Geraldine wears funky glasses and has long, red hair, and originally started out working at a restaurant in her native Northern Ireland. She grew up during the early days of “The Troubles” – “I used to fall to the kitchen floor when the bombs started going off” – and like many others she moved away, eventually finding herself in Los Angeles:
“I found LA very exotic – they spoke a different language, even though it was English! It was very scary actually – I didn’t know anyone at all, (but) I fell in love with Santa Monica after I drove from New York. When I saw the beach I cashed in my Greyhound bus ticket and my return ticket to Ireland too.”
As soon as she arrived, she started working over the grill and has continued ever since. Gilliland’s Cafe opened its doors in 1984, and she began her own catering company soon after. It was an immediate success, providing Christmas puddings to Bloomingdales, Dean & Deluca and Balducci’s in New York, but it was her mix of California and Irish cuisines that really established Gerri’s reputation on a national scale.
The cantina-style Lula Cocina was next in 1991, and 1994 saw Jake and Annie’s American-Irish Café, which eventually become Finn McCool’s and officially opened under this name a few days before St. Patrick’s Day in 2002.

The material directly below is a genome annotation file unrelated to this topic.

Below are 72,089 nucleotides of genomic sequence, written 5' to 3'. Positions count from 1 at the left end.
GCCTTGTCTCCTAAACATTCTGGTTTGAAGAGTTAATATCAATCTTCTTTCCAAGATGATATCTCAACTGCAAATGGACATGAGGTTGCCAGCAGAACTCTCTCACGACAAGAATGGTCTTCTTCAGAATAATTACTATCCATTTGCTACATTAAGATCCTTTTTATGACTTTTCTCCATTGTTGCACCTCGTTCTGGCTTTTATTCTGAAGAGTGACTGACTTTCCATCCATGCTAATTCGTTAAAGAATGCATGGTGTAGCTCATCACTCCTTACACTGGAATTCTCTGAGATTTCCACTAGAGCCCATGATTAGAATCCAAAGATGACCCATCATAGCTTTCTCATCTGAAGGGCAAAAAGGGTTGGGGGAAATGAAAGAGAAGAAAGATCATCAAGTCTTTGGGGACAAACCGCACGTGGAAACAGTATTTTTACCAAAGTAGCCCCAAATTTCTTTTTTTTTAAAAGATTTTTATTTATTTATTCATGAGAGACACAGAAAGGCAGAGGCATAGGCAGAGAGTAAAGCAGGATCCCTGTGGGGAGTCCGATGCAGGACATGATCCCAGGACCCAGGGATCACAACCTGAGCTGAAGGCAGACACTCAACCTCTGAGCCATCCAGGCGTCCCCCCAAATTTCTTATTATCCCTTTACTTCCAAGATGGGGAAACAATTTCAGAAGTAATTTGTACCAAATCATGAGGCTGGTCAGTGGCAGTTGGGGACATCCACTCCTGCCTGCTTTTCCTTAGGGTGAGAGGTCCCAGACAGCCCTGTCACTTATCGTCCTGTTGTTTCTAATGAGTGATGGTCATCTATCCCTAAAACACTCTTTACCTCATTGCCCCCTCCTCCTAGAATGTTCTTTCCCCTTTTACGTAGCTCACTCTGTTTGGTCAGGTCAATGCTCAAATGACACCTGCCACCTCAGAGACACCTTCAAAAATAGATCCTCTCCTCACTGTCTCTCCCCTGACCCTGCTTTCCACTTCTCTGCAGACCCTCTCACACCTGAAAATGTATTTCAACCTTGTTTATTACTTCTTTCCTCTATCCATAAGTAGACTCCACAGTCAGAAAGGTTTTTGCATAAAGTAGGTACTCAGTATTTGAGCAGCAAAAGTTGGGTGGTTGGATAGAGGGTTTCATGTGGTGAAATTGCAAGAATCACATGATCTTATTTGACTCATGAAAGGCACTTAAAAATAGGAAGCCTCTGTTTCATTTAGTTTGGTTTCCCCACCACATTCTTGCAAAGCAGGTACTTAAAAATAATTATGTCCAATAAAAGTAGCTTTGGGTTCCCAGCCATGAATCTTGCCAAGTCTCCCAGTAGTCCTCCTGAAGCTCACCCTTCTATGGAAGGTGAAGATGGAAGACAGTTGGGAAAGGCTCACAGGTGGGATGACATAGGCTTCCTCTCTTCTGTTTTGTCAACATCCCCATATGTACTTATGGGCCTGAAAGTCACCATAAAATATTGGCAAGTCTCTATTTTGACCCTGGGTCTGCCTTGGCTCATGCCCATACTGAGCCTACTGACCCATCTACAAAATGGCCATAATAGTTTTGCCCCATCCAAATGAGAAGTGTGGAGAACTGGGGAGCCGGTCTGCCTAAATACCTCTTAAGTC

As for any ghosts or strange stories, Spill hadn’t ever heard anything about Merlin McFly’s, but Gilliland – who has now been here for nearly 20 years – had:
“There were ghosts in the bathrooms. It was said that every time you washed your hands and looked in the mirror, an apparition appeared.”
The bathrooms at Finn McCool’s are in the same place as they were when Merlin was weaving his spells, but after emailing John Forbes at Bonny Doon Art Glass I found out exactly where the ghosts came from:
“The bathrooms had special effects in them; the mirrors were one-way and when the lights in the bathroom dimmed, the light behind the mirror came on illuminating the figure of the “ghost”. It made for startling looks on people’s faces as they saw the ghost figure appearing in the mirror!”
There was no further archival evidence of any strange events or stories here, so it seems that since this ghostly story has an earthly explanation, you’re safe in the smallest room. Still, it’s kind of a shame that the “ghost” special effect isn’t there anymore.
Forbes also recalled the Merlin stained glass image:
“The back bar had a stained glass image of Merlin and at midnight lasers would turn on, shooting red beams across the room – it looked pretty cool as it pierced through the drifting smoke. Wow, that took me back! Merlin’s was a really fun project, a lot of creative energy.”